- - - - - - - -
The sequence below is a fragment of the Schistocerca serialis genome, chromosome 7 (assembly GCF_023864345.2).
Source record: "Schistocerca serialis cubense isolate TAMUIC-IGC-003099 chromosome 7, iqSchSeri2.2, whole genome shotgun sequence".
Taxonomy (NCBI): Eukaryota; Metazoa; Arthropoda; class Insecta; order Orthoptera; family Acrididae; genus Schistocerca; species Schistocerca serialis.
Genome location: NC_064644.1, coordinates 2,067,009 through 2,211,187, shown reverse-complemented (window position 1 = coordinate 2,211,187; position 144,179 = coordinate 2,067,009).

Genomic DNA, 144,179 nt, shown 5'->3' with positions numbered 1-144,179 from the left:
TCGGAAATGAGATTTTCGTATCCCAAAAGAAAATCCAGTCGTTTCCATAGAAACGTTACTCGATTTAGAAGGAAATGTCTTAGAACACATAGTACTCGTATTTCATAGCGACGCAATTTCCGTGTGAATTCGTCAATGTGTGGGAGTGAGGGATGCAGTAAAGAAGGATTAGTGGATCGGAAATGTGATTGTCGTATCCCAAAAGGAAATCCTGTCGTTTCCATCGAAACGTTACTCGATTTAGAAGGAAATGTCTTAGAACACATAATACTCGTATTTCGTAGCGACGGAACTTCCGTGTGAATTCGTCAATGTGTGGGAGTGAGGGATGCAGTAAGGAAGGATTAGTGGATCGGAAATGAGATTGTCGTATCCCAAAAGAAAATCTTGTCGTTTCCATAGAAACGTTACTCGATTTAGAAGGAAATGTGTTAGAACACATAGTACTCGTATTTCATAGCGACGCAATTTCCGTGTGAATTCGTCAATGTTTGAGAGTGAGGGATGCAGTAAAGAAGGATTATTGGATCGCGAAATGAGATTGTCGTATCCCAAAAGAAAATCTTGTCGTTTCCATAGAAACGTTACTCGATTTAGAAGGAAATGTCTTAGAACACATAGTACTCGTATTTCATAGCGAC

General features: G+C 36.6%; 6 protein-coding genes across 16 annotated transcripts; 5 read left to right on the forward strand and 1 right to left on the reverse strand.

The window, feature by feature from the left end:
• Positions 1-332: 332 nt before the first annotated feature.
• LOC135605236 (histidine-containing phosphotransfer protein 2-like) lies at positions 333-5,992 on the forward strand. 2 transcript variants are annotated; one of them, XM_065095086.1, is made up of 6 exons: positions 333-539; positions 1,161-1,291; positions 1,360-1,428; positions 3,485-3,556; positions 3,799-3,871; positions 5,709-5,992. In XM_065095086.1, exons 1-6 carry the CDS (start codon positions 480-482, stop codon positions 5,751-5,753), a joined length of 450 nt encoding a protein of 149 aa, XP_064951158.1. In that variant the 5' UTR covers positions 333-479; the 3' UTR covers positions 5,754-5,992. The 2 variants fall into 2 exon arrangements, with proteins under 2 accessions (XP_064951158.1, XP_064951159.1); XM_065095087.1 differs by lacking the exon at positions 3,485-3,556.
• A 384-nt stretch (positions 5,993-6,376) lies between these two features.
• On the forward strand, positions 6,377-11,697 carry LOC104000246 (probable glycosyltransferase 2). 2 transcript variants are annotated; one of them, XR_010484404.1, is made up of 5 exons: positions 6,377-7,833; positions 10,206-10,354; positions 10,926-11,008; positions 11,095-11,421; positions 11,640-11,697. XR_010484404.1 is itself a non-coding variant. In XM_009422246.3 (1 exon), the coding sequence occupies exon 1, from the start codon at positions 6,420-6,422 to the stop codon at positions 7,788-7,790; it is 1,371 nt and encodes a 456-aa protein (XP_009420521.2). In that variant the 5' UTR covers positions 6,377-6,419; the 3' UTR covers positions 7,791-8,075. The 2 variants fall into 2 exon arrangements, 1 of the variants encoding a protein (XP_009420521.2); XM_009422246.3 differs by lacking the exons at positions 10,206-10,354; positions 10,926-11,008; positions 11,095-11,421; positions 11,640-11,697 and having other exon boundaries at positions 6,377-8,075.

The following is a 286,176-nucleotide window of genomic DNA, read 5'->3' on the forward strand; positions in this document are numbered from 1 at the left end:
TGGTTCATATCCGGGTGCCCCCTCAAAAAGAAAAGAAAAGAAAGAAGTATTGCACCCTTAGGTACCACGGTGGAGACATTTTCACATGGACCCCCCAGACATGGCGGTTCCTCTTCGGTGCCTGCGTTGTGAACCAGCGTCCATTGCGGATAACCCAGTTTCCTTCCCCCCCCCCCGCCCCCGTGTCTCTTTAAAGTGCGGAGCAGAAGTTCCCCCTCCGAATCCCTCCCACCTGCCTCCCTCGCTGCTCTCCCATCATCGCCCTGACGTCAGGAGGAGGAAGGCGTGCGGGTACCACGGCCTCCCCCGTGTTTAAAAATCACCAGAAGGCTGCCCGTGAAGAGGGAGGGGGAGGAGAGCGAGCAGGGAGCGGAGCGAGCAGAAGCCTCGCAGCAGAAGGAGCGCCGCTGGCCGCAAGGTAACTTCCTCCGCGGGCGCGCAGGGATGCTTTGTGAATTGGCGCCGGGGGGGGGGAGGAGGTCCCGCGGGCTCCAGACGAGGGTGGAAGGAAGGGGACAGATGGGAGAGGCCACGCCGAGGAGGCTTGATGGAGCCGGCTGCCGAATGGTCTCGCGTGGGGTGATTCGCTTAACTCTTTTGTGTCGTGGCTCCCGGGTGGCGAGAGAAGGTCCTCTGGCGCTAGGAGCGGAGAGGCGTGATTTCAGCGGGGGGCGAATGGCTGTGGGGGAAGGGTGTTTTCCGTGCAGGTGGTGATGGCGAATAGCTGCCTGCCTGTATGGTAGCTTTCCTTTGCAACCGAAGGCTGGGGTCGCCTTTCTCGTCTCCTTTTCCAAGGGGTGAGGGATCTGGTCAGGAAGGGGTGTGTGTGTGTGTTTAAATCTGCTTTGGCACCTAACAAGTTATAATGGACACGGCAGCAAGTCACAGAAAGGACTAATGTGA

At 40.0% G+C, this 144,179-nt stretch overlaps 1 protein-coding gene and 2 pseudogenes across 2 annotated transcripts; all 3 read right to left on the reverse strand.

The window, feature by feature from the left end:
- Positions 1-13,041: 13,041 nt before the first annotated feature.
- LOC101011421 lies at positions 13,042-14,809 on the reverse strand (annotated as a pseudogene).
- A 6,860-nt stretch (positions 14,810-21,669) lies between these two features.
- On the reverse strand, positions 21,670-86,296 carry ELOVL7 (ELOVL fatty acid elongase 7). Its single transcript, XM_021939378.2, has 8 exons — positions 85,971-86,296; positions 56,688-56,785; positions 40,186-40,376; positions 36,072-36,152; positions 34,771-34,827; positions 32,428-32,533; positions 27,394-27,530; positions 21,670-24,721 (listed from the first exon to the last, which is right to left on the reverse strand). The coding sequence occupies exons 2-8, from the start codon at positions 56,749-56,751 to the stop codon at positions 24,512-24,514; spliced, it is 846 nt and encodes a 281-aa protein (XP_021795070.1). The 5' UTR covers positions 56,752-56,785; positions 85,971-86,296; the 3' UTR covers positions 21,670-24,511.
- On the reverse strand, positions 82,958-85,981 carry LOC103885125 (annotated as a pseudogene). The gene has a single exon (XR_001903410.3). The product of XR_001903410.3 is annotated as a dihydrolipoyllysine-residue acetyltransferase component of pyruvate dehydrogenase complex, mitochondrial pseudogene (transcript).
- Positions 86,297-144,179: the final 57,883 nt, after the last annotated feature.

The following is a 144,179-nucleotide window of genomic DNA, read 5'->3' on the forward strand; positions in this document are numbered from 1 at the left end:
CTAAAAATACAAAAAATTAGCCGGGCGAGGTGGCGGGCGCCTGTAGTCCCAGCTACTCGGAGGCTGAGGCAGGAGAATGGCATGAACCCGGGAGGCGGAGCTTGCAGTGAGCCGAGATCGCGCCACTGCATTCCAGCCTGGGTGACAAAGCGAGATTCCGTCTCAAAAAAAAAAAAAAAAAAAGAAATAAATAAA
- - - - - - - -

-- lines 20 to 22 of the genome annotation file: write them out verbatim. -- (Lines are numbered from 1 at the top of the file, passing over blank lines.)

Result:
- On the reverse strand, positions 21,670-86,296 carry ELOVL7 (ELOVL fatty acid elongase 7). Its single transcript, XM_021939378.2, has 8 exons — positions 85,971-86,296; positions 56,688-56,785; positions 40,186-40,376; positions 36,072-36,152; positions 34,771-34,827; positions 32,428-32,533; positions 27,394-27,530; positions 21,670-24,721 (listed from the first exon to the last, which is right to left on the reverse strand). The coding sequence occupies exons 2-8, from the start codon at positions 56,749-56,751 to the stop codon at positions 24,512-24,514; spliced, it is 846 nt and encodes a 281-aa protein (XP_021795070.1). The 5' UTR covers positions 56,752-56,785; positions 85,971-86,296; the 3' UTR covers positions 21,670-24,511.
- On the reverse strand, positions 82,958-85,981 carry LOC103885125 (annotated as a pseudogene). The gene has a single exon (XR_001903410.3). The product of XR_001903410.3 is annotated as a dihydrolipoyllysine-residue acetyltransferase component of pyruvate dehydrogenase complex, mitochondrial pseudogene (transcript).
- Positions 86,297-144,179: the final 57,883 nt, after the last annotated feature.